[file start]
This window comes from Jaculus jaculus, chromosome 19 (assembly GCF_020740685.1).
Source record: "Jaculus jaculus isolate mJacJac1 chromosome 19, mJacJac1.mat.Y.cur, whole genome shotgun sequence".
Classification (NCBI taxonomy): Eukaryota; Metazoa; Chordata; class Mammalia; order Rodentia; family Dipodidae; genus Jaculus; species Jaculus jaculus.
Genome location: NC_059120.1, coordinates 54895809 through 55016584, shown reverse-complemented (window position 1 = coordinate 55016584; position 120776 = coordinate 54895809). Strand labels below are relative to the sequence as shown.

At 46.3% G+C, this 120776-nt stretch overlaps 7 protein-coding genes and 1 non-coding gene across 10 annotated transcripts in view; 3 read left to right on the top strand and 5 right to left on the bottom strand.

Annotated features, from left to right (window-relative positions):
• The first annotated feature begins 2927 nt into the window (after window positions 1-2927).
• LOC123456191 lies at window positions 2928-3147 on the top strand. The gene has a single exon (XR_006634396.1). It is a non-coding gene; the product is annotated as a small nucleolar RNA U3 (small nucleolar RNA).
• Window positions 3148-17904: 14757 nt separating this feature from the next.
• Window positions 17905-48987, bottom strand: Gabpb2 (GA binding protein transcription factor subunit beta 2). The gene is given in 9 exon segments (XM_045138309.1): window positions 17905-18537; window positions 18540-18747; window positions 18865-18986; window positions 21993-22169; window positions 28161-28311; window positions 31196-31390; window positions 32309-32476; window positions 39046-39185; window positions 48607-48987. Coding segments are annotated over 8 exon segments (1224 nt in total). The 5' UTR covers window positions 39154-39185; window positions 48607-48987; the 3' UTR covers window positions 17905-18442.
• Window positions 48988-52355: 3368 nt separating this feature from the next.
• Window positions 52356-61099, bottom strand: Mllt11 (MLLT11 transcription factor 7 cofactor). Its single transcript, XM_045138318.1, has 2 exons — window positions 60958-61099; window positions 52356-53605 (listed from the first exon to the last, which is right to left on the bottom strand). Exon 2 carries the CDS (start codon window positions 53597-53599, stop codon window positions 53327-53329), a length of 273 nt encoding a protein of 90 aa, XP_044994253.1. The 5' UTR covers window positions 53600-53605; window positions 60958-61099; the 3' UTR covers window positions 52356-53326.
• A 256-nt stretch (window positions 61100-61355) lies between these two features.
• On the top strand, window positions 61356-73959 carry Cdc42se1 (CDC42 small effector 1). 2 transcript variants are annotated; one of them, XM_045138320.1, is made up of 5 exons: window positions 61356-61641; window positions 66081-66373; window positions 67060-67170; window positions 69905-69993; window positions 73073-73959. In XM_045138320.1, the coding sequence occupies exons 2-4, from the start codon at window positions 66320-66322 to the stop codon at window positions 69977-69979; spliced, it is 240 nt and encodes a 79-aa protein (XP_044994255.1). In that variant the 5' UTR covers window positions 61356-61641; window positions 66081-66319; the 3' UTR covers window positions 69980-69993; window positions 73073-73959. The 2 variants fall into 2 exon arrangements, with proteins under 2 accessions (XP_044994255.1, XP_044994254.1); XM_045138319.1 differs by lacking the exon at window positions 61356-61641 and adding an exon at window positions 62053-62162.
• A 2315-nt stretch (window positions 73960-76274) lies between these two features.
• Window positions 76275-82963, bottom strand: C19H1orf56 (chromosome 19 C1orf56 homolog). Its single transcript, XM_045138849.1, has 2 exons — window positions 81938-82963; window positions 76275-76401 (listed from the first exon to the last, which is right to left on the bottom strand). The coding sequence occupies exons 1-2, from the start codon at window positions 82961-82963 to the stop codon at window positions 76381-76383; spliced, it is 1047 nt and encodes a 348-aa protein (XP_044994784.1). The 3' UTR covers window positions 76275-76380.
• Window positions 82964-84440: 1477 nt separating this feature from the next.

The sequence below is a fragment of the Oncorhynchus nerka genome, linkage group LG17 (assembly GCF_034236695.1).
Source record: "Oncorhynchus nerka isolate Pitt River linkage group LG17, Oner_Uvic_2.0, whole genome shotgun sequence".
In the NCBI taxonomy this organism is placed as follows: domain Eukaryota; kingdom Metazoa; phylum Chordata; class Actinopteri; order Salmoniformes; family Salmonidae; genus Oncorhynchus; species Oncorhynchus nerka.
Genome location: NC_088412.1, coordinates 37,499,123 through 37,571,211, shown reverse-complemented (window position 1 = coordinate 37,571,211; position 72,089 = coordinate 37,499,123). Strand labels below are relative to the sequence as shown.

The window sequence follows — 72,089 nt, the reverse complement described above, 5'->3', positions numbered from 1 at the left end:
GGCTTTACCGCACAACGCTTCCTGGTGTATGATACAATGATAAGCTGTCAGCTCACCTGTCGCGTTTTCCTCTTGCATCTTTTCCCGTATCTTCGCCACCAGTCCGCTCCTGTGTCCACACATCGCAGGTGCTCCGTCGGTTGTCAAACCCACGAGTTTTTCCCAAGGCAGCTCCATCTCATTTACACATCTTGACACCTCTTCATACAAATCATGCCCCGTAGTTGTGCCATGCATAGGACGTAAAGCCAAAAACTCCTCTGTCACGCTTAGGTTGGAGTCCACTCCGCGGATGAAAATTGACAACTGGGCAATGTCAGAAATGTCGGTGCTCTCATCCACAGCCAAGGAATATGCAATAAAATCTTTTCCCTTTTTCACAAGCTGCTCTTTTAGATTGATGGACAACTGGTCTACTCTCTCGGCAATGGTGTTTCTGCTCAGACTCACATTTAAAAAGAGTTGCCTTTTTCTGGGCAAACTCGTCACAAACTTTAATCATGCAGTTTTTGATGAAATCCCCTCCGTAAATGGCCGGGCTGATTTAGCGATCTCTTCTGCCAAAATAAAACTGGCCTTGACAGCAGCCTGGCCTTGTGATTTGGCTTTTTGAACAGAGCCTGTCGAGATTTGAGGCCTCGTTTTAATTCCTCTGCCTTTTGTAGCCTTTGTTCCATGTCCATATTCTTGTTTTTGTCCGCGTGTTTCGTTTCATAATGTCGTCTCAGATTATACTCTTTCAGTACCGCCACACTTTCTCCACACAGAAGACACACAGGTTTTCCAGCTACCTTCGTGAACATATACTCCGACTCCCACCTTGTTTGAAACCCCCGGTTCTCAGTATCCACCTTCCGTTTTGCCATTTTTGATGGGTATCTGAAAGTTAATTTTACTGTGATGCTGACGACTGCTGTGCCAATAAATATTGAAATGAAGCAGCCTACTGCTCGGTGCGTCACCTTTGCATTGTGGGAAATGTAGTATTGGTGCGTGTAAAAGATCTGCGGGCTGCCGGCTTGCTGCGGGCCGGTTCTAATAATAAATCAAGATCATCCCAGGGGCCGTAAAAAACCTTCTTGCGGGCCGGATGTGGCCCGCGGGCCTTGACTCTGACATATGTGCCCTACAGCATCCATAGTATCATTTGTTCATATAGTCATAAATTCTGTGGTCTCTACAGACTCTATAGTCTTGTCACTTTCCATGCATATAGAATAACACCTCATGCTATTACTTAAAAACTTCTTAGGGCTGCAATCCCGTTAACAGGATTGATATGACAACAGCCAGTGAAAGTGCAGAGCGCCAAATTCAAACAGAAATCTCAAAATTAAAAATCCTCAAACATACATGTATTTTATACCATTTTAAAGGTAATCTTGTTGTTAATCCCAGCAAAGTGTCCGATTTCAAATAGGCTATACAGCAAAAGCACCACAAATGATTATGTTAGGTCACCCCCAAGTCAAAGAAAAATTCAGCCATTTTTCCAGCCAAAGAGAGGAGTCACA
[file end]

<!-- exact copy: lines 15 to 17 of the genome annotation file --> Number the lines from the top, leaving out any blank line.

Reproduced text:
• A 2315-nt stretch (window positions 73960-76274) lies between these two features.
• Window positions 76275-82963, bottom strand: C19H1orf56 (chromosome 19 C1orf56 homolog). Its single transcript, XM_045138849.1, has 2 exons — window positions 81938-82963; window positions 76275-76401 (listed from the first exon to the last, which is right to left on the bottom strand). The coding sequence occupies exons 1-2, from the start codon at window positions 82961-82963 to the stop codon at window positions 76381-76383; spliced, it is 1047 nt and encodes a 348-aa protein (XP_044994784.1). The 3' UTR covers window positions 76275-76380.
• Window positions 82964-84440: 1477 nt separating this feature from the next.